Here are my top 3 cold and flu tips – using food!
So cold and flu season is around the corner and I thought what better time than now to kick start your immune system so that you don’t get knocked down with a nasty virus this winter. In order to kick off this immunity series, I produced my first You Tube Video! In Part One I talk about food we can use to help boost our immune system, this includes our antioxidants like vitamins A, C, E, selenium and zinc. Part Two discusses supplements and remedies that help.
I bet the first thing you think of when you hear vitamin C is oranges or orange juice, but did you know it’s also found in:
Amazing isn’t it? Vitamin A is found in many of the same foods, and includes orange veggies like squash, sweet potatoes and carrots. Vitamin E is found in olive oil, sunflower seeds and spinach, selenium is in Brazil nuts, and pumpkin seeds, crimini mushrooms and spinach all have zinc.
All of these foods also contain phytonutrients that help protect our cells from free radical damage from stress, pollution, pesticides, poor eating habits and electronic devices like our cell phones. The key is to get around 5 servings of veggies a day, so just eating a red pepper when you feel a cold coming on isn’t gonna cut it so be sure to include them every day!
I know how hard it is to get kids to eat their veggies. I offer them at every meal, and sometimes my 3.5 year old eats them, and other times he doesn’t. So if you have a picky eater (and many are!) you can incorporate some of these foods into a smoothie, or blend them up and freeze into 1 cup portions to be used in spaghetti sauce, stews etc. You can blend up a bunch of broccoli or spinach and add it to guacamole (my son loves abocado!) (not a type-o).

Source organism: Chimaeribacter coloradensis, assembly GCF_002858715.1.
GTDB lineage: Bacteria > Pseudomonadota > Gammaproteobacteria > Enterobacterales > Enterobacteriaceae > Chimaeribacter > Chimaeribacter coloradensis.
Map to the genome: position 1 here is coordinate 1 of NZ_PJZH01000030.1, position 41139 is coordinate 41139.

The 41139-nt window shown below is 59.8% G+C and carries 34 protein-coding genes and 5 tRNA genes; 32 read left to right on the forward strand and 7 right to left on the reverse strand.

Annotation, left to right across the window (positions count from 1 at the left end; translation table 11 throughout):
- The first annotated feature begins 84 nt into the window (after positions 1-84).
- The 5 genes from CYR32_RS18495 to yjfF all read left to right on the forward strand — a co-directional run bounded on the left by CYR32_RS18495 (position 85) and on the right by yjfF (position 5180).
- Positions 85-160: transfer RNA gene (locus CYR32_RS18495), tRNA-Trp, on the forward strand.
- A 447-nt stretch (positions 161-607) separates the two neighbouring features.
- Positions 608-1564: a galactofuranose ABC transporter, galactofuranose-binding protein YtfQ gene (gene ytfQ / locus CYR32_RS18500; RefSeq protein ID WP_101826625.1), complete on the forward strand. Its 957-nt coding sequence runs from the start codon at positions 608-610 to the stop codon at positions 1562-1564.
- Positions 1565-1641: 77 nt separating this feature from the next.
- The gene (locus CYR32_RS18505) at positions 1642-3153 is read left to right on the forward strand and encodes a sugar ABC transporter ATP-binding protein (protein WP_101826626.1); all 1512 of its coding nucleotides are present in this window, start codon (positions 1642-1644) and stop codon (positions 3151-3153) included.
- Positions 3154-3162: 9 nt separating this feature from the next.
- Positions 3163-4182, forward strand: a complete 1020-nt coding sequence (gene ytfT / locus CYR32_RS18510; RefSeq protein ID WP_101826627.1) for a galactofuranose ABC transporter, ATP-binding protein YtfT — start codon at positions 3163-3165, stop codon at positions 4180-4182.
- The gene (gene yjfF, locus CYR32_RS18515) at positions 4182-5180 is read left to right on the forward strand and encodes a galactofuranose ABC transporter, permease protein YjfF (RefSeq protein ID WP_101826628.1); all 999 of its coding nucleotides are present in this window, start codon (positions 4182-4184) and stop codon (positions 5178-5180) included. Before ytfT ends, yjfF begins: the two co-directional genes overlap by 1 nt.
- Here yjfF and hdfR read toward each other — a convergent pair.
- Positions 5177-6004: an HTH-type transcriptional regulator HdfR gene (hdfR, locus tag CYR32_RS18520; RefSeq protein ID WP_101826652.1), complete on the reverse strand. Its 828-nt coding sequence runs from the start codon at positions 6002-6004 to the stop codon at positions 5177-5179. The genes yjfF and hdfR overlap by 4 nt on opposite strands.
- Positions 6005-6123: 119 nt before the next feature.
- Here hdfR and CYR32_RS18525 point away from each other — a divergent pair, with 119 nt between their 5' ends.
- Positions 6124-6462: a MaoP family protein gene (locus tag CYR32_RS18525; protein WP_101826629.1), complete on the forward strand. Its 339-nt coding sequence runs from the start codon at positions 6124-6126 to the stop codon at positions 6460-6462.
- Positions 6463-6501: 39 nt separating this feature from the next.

Garlic & Onions
Garlic and onions are excellent cold and flu fighters. They contain sulfur which is a powerful antioxidant, anti bacterial and anti viral that works with Vitamin C to help keep the immune system in tip top shape. So go ahead, roast yourself a whole head of garlic in a hot oven (wrapped in foil), cut off the head once cooked and use the mushy yummy garlicky goodness for many things, like: adding to butter to add to steamed veggies, mashed cauliflower, veggie roasts like potatoes, parsnip, carrots, or even an aioli. Onions can be eaten raw or cooked as you like it. When using garlic, when you crush it let it sit for a few minutes first, to allow the powerful antioxidant allicin to form (it’s the allicin in garlic that keeps us healthy). If you can tolerate it, it’s best to eat your garlic raw since cooking it does reduce the active form of allicin.
The best thing is that most of these foods are in season in September and October so you can find them in abundance at any farmers market or grocery store. Yay local!
I hope you found this helpful – be sure to check out the video which outlines these points and be sure to check out Part Two about supplements and remedies!
[kad_youtube url=” https://www.youtube.com/watch?v=DBHJmC73YqE ” ]
To your health
Image courtesy of Jeroen van Oostrom at FreeDigitalPhotos.net
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